Monday, December 11, 2023

Up and down

War fatigue ? The BBC New Channel's reach for November was 10.8m, down from last month's 11.4m, and down from 11.2m in November 2022. 

Sky News reached 8.1m, down from October's 8.4m, and down on last year's 8.6m.

GB News was up to 3.5m, from 3.2m in October, and up from 2.5m a year ago.  

And TalkTV was up to 2.3m, from 2.1m in October, and a nudge up from last year's 2.2m.  

Skipping the wrong bits ?

A sort of open letter to BBC tv producers and their suppliers. The groovy 'skip recap' option is great for binge-watching series, but increasingly it seems drama makers are putting more than the 'recap' before the opening titles, and perhaps some hidden markers are now in the wrong place. This certainly seems to be the case with series 2 of Vigil and series 2 of Hidden Assets. 

Sunday, December 10, 2023


It looks like the BBC definition of 'irrelevant' will be tested in public, after a ruling that it should think again about 3,200 emails, documents and pieces of correspondence withheld from journalist Andy Webb chasing the story of Martin Bashir's misbehaviour at Panorama in 1995. 

Judge Brian Kennedy KC, in his Information Rights Tribunal judgement says 'It is not clear why the BBC has gone to such lengths to withhold information that it classes as 'irrelevant', despite that information falling within the scope of the search parameters that it devised and used'.

'The BBC's piecemeal and disjunctive approach to its searches for information responsive to the request, and its handling of the request more generally, is a cause of serious concern'.


Saturday, December 9, 2023


More Shah bits. 

Between waiting for his Ph D/s and starting as a researcher at LWT, Samir worked for the Home Office Intelligence Unit, just as Mrs Thatcher arrived in Government. 

He moved from LWT to the BBC on a three-year contract, rather than a staff job; there was a hoo-ha when it was discovered that his employer, John Birt, was paid by the BBC through a company. 

John Birt decreed that News executives should have cars and health insurance. Television Today reported in 1988 that Samir chose a BMW, and was very keen to have the same extras as his direct boss, Tony Hall  - an early mobile phone and a tv. 

If confirmed in post Samir, the immigration expert, will have to present to Samir, the chairman, his report on the BBC's recent coverage of migration. It was commissioned by his Latymer Upper School contemporary, David Jordan, Director of Editorial Policy.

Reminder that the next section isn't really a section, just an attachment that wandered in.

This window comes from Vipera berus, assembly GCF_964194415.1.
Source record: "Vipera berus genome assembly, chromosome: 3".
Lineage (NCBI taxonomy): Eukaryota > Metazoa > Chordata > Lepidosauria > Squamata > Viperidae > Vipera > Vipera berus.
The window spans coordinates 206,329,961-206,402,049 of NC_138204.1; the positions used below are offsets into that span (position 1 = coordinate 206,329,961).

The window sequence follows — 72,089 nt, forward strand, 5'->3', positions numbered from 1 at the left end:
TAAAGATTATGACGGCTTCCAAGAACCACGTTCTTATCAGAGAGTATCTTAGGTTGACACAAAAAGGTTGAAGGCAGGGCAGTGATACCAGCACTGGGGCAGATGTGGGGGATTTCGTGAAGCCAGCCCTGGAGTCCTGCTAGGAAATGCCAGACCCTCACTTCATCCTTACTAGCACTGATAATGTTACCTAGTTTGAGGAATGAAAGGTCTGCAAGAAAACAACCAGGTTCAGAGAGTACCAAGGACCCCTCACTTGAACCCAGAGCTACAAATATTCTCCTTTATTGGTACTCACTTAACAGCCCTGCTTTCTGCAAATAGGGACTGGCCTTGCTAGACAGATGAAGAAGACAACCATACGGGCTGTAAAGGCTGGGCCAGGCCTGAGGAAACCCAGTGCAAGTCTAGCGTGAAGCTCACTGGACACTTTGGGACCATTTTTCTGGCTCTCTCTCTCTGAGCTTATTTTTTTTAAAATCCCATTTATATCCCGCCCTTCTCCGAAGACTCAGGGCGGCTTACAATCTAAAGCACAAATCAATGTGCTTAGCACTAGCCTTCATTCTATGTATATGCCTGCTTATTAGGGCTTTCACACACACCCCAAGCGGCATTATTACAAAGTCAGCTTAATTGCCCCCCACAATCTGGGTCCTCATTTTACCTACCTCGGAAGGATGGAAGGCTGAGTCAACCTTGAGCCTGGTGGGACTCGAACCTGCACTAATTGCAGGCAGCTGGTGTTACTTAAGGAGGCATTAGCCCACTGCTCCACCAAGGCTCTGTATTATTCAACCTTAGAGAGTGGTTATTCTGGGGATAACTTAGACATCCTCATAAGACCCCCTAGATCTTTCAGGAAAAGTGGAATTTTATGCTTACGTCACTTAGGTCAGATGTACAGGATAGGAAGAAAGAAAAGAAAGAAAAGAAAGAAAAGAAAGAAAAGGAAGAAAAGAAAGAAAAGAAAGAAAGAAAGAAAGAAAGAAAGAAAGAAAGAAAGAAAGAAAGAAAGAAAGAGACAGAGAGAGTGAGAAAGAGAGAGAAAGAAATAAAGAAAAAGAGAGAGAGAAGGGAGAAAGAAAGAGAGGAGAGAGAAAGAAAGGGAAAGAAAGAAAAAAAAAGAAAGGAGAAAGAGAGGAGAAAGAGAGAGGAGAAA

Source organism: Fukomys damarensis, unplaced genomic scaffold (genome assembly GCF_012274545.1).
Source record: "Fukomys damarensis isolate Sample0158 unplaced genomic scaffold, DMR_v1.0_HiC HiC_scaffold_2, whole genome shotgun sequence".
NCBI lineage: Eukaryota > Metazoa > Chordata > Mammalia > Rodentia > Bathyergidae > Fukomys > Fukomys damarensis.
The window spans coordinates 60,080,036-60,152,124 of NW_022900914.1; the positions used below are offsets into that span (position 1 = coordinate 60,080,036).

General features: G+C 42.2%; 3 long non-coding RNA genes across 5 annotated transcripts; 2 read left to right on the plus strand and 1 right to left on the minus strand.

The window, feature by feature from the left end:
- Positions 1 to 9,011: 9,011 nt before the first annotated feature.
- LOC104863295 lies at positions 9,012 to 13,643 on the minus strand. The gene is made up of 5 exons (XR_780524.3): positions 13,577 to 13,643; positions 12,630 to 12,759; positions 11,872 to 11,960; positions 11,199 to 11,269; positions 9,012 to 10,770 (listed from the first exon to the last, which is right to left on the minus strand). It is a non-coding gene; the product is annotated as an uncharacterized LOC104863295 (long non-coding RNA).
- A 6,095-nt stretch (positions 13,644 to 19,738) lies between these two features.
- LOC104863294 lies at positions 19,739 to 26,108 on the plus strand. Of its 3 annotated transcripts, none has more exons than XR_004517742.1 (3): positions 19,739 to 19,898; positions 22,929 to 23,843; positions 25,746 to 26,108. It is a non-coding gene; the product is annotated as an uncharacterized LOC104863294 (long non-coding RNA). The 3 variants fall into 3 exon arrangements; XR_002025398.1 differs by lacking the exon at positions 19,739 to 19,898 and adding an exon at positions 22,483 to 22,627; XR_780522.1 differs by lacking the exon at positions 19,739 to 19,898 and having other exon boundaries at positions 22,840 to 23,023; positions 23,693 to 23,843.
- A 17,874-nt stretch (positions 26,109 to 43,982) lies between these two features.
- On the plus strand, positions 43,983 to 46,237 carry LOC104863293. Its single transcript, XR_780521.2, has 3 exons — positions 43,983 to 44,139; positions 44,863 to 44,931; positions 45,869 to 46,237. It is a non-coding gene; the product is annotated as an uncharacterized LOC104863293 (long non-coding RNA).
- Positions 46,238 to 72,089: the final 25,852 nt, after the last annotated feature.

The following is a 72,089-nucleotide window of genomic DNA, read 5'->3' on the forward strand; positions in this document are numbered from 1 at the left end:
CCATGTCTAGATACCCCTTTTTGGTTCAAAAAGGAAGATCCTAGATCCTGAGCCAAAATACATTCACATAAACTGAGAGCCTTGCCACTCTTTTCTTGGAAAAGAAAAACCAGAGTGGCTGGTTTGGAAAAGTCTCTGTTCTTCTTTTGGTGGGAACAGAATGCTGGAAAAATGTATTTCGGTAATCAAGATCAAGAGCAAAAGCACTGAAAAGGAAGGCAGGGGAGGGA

Friday, December 8, 2023

Doctor Doctor

Does the nominated chairman of the BBC have more than one Ph D ?  The records seem to show one granted at Oxford University in 1980 "Aspects of the geographic analysis of Asian immigrants in London". Which would make sense, under the tutelage of Ceri Peach. In the same year tutor and pupil contributed a paper "The contribution of  council house allocation to West India desegregation in London 1961-1971" to the Journal of Urban Studies. And in 1975, Samir had "Immigrants and Employment in the Clothing Industry: The Rag Trade in London's East End" published by The Runnymede Trust. 

Yet the esteemed journalist David Goodhart, founder and first editor of Prospect, onetime director of Demos, and colleague of Samir at Policy Exchange, thinks the Shah Ph D study was of French Marxist theoretician Louis Althusser, who went a bit odd at the end of his life and strangled his wife. 


Thursday, December 7, 2023

Nads and Robbie

Nadine Dorries may have felt a little bullied over trying to get her man, Lord Grade, into the chair at Ofcom, and has said she was lobbied by Sir Robbie Gibb. But it seems there were no hard feelings - Grade was confirmed at Ofcom on April 1st; on 16th May, Nadine has declared that she accepted the hospitality of a dinner with Sir Robbie in his role as a BBC non-executive director. 

No dinner from BBC DG Tim Davie, but three meetings with Nadine between April and June; the BBC also gave Nadine a ticket to the Party at the Palace.  

On the chin

The BBC Board has contented itself with a minor snark about the licence fee rise. "We note that the Government has restored a link to inflation on the licence fee after two years of no increases during a time of high inflation. The BBC is focussed on providing great value, as well as programmes and services that audiences love. However, this outcome will still require further changes on top of the major savings that we are already delivering". 

US outreach

The version of seen by users in the USA has had a makeover this week. The BBC's selfless drive to bring culture and enlightenment to the emerging democracy, in return for advertising dollars, now includes "Green Getaways," a series about greener, cleaner ways to travel, and "Changing Room," a series about moving fashion into a climate-conscious future.

It's hard to see all the stories that are promoted on this site, but this week, they have included "A designer's guide to Vienna shopping", "Meet the designer behind Beyonce's neon green sari" and a pointer to a 5 minute film "El Dorado: The remarkable story behind a mythical city". 

More to follow

Other bits about Samir Shah

From late 2014 to its demise, Samir Shah and Robbie Gibb were co-executive producers of the BBC1 politics chat show, This Week, presented by Andrew Neil.

Yesterday Mr Neil wrote: "Some good news for Aunt Beeb at last. Samir Shah to become Chairman of BBC. Superb appointment. I’ve worked on and off with Samir for decades. He gave me my start in BBC political shows. His production company made the legendary This Week on BBC1. That alone qualifies him! He’s a brilliant broadcaster. Smart, focussed, across the issues, fiercely independent. I wish him all good fortune in the job. He’ll need it!"

In 2021 Dr Shah was the broadcast face of the Sewell Report, which broadly concluded that the “claim the country is still institutionally racist is not borne out by the evidence”. Mr Shah has been an occasional columnist for the Spectator (chairman Andrew Neil). This is from 2021: